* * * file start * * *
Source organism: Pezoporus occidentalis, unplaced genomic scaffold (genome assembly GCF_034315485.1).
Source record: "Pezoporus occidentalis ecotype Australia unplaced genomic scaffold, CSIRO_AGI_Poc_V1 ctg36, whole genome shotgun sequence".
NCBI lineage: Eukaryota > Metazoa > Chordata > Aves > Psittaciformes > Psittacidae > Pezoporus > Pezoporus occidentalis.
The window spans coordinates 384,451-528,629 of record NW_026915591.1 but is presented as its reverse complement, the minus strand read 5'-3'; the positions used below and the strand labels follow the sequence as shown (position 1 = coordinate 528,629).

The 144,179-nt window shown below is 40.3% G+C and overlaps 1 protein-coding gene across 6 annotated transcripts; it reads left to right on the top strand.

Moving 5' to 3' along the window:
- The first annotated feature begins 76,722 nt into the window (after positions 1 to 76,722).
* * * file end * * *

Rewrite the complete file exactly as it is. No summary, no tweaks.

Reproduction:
Source organism: Pezoporus occidentalis, unplaced genomic scaffold (genome assembly GCF_034315485.1).
Source record: "Pezoporus occidentalis ecotype Australia unplaced genomic scaffold, CSIRO_AGI_Poc_V1 ctg36, whole genome shotgun sequence".
NCBI lineage: Eukaryota > Metazoa > Chordata > Aves > Psittaciformes > Psittacidae > Pezoporus > Pezoporus occidentalis.
The window spans coordinates 384,451-528,629 of record NW_026915591.1 but is presented as its reverse complement, the minus strand read 5'-3'; the positions used below and the strand labels follow the sequence as shown (position 1 = coordinate 528,629).

The 144,179-nt window shown below is 40.3% G+C and overlaps 1 protein-coding gene across 6 annotated transcripts; it reads left to right on the top strand.

Moving 5' to 3' along the window:
- The first annotated feature begins 76,722 nt into the window (after positions 1 to 76,722).